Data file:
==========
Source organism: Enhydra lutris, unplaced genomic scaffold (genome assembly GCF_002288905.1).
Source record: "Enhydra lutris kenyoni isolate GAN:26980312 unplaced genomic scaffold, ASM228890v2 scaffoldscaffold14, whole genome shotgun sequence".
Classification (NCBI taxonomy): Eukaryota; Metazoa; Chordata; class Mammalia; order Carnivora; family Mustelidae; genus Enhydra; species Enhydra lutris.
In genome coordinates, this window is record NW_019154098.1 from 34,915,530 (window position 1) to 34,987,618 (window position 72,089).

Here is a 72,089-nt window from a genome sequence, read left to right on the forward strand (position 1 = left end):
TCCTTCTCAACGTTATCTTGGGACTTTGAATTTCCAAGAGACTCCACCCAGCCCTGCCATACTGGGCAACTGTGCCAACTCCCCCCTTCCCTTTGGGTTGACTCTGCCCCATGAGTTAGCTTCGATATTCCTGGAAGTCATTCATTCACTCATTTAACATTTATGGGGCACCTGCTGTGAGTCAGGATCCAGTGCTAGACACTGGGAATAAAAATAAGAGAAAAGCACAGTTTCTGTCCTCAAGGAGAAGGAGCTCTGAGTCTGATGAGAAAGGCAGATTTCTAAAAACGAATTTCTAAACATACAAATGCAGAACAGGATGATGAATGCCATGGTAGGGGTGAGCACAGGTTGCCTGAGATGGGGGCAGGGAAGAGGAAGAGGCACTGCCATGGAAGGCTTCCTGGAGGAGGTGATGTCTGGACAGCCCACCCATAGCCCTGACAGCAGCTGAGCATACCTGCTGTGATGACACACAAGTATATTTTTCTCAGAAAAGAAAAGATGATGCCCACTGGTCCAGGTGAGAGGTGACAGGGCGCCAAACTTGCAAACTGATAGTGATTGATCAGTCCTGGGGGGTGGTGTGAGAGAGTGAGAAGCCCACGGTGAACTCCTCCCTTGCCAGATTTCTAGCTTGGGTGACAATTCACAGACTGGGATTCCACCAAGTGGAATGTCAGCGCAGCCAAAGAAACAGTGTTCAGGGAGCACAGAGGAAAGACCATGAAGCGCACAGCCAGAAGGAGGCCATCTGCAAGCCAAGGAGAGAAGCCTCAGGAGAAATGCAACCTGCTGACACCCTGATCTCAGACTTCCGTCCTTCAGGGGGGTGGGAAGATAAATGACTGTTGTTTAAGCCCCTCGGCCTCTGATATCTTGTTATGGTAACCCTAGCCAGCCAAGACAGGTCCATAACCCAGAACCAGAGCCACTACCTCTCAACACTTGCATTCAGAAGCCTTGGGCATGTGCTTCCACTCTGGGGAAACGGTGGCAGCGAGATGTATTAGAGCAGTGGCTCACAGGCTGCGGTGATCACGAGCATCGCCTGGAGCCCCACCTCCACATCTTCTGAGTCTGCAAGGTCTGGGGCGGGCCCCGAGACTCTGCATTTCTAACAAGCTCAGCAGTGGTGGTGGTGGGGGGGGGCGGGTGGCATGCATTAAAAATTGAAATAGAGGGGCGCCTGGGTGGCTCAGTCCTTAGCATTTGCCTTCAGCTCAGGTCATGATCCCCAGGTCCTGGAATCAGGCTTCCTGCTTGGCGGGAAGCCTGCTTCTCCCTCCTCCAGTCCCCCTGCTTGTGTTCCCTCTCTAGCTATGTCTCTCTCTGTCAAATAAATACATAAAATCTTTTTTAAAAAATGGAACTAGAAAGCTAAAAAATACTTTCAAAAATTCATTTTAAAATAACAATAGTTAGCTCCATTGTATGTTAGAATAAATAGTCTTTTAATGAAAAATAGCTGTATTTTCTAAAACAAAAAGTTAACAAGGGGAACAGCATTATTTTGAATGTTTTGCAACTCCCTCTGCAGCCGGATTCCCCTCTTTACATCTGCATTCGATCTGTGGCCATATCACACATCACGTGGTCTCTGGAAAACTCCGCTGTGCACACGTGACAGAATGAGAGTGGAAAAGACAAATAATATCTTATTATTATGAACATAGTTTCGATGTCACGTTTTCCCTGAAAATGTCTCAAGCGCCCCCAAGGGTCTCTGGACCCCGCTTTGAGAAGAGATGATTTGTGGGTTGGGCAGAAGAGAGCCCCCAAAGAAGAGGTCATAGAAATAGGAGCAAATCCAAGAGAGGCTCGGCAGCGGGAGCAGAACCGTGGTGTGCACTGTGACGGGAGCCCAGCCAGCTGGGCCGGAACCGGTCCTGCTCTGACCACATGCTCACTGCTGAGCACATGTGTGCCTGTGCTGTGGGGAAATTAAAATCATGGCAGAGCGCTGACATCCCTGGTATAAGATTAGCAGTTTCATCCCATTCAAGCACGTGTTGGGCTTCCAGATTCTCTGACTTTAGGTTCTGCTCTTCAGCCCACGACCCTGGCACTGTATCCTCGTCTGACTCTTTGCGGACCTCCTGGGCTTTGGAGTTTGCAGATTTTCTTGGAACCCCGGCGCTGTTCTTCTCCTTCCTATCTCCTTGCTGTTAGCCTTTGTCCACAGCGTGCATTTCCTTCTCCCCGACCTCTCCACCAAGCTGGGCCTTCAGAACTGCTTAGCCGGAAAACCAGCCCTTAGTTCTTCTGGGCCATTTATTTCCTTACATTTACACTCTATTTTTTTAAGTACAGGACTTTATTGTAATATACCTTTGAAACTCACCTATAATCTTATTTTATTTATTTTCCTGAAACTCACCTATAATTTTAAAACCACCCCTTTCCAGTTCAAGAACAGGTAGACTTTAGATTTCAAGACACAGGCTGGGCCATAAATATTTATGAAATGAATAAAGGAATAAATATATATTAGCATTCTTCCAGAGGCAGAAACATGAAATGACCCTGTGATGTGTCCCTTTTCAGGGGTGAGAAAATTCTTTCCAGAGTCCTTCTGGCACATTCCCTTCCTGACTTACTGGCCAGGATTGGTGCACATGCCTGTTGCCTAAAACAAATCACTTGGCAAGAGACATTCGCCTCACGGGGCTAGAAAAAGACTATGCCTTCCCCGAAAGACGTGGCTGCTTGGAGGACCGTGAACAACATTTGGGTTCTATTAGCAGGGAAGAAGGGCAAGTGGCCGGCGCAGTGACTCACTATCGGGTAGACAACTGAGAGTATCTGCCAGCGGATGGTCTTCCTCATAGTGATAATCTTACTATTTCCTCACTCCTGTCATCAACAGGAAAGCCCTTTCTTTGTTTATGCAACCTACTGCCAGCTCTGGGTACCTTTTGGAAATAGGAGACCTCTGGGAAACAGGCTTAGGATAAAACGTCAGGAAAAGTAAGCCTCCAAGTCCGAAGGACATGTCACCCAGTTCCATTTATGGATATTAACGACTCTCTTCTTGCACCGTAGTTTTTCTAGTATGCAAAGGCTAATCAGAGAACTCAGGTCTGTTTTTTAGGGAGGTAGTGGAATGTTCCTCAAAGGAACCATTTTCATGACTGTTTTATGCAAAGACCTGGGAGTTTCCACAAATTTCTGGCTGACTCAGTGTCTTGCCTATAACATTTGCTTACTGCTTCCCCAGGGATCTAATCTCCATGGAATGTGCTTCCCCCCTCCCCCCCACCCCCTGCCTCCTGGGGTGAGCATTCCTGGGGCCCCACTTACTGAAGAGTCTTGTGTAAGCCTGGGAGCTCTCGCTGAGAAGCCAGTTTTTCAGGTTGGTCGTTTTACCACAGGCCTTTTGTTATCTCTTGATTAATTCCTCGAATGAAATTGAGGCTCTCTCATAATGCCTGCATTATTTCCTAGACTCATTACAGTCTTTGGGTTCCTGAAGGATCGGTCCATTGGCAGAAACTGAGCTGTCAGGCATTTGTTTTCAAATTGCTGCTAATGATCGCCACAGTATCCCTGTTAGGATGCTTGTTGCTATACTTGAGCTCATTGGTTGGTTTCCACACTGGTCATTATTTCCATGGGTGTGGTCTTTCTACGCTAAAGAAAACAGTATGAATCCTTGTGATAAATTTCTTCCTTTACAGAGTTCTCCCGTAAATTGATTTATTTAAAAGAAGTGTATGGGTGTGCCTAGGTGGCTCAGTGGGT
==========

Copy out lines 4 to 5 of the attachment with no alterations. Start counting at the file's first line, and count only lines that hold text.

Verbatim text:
In genome coordinates, this window is record NW_019154098.1 from 34,915,530 (window position 1) to 34,987,618 (window position 72,089).

Here is a 72,089-nt window from a genome sequence, read left to right on the forward strand (position 1 = left end):